Recorded live at the Big Ears Festival in Tennessee in 2009, “Knoxville” documents the first collaboration between three of the leading lights in experimental music. Christian Fennesz is practically a household name at this stage of the game, with likely no need for an introduction, but David Daniell (San Agustin) and Tony Buck (The Necks) have also released their fair share of equally engaging material both in their main groups and in various collaborative settings over the years. What this trio created in “Knoxville” is simply stunning to say the least, especially considering that they reportedly had only a brief soundcheck under their belts prior to performing this set.
What makes “Knoxville” such a captivating listen is just how “locked in” these three are with one another, how each of their distinctive styles are heard throughout. It’s tempting when listening to collaborations like these to want to try to ascribe one of the individual’s musical fingerprints to every damn moment of the album (this section has a decidedly Fenneszian feel to it) and, believe me, I have spent several hours trying to do just that with “Knoxville.” But it’s a rather futile endeavor with a trio like this—these guys are far too talented and seasoned as improvisers to play backing band for one another.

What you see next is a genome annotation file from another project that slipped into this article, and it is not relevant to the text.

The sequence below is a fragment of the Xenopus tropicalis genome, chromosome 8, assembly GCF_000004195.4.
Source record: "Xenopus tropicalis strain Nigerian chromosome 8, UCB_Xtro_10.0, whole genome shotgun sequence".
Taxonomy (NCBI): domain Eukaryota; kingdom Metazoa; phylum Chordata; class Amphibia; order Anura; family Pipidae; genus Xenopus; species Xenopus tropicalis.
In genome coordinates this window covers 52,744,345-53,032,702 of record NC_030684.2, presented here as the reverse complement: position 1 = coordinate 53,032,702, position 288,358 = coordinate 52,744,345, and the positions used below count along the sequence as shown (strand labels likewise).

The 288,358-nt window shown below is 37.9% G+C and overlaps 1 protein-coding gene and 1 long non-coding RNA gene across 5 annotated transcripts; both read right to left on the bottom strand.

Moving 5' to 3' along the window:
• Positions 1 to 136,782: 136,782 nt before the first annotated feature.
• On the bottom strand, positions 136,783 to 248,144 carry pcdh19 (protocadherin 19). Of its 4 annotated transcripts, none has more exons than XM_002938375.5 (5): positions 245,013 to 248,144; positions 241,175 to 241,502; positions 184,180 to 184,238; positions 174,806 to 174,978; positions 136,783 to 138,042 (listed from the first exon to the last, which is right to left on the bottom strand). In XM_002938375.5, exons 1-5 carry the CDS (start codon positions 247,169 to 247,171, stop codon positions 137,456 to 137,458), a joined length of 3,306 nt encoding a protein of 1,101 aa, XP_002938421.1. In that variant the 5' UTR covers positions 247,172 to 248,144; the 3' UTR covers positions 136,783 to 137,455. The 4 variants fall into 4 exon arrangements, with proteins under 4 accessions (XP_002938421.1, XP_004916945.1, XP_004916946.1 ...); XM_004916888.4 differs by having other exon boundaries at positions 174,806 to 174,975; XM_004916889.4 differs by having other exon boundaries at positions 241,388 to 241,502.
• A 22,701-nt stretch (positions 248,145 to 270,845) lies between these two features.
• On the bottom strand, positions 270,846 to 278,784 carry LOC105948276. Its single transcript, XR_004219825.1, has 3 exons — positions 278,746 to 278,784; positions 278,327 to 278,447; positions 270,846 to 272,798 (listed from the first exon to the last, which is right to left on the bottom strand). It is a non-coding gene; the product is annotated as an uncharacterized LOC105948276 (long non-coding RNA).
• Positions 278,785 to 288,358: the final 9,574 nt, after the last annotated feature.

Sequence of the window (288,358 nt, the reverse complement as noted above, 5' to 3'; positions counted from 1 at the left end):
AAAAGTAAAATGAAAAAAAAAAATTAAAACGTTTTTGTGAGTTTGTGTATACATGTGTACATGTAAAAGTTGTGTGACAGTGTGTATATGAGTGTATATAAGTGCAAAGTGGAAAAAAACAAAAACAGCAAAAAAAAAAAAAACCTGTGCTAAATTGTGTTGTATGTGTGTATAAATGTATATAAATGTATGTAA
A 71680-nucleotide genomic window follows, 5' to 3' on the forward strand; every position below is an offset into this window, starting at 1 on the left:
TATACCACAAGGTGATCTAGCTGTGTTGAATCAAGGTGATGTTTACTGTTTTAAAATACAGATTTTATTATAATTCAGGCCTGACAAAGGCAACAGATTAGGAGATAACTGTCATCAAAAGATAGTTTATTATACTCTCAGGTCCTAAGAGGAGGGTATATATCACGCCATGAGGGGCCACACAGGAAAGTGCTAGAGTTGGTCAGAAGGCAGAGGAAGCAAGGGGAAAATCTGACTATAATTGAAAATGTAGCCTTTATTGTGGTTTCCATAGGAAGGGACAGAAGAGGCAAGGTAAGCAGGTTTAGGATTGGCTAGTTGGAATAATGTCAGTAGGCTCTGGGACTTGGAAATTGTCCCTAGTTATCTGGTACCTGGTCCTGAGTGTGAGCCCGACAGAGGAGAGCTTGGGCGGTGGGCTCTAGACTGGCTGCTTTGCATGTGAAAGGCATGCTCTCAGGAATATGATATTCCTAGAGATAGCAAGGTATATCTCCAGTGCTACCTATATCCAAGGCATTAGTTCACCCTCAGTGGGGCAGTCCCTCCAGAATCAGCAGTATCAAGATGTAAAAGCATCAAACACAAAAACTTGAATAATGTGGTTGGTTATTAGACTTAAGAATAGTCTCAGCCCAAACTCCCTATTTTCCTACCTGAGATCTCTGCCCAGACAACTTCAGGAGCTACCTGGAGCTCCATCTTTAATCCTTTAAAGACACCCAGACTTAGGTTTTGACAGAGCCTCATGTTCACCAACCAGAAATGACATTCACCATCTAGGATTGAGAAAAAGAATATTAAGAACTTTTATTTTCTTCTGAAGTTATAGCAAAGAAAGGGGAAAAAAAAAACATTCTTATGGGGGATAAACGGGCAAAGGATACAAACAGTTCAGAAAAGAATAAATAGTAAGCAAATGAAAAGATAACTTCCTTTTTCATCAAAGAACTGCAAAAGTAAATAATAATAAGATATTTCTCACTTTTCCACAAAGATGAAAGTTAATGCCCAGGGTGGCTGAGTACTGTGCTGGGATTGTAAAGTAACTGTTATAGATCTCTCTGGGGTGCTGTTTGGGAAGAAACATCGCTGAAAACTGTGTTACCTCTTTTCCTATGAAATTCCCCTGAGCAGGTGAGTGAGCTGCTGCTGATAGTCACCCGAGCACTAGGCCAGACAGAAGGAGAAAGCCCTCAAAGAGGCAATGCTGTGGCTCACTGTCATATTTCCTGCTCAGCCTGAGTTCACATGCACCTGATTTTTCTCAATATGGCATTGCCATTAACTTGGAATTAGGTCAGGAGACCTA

What the four tracks that comprise “Knoxville” really sound like is the perfect amalgamation of some of their key works: the gradual rural guitar drones spread across San Agustin’s “The Expanding Sea” meets the dramatic wanderings of The Necks “The Boys” meets Fennesz’s singular electro-acoustic solo efforts. Buck provides skittering drum fills, ominous cymbal scrapes, and jubilant cymbal washes that mirror the ebb-and-flow of droning textures that Fennesz and Daniell unleash, never settling into anything overly rhythmic, but providing some sort of forward momentum for each of the tracks. And this certainly isn’t one of those chin-stroking drone records—there are moments here, particularly on “Unuberwindbare Wande” and “Diamond Mind,” where this trio lets loose a torrent of uplifting racket that’ll send the goosebumps in motions.
There are rumored to be further collaborations from this trio in the near future. Based on the utterly entrancing sounds heard on “Knoxville,” one can only hope. 9/10 -- David Perron (25 August, 2010)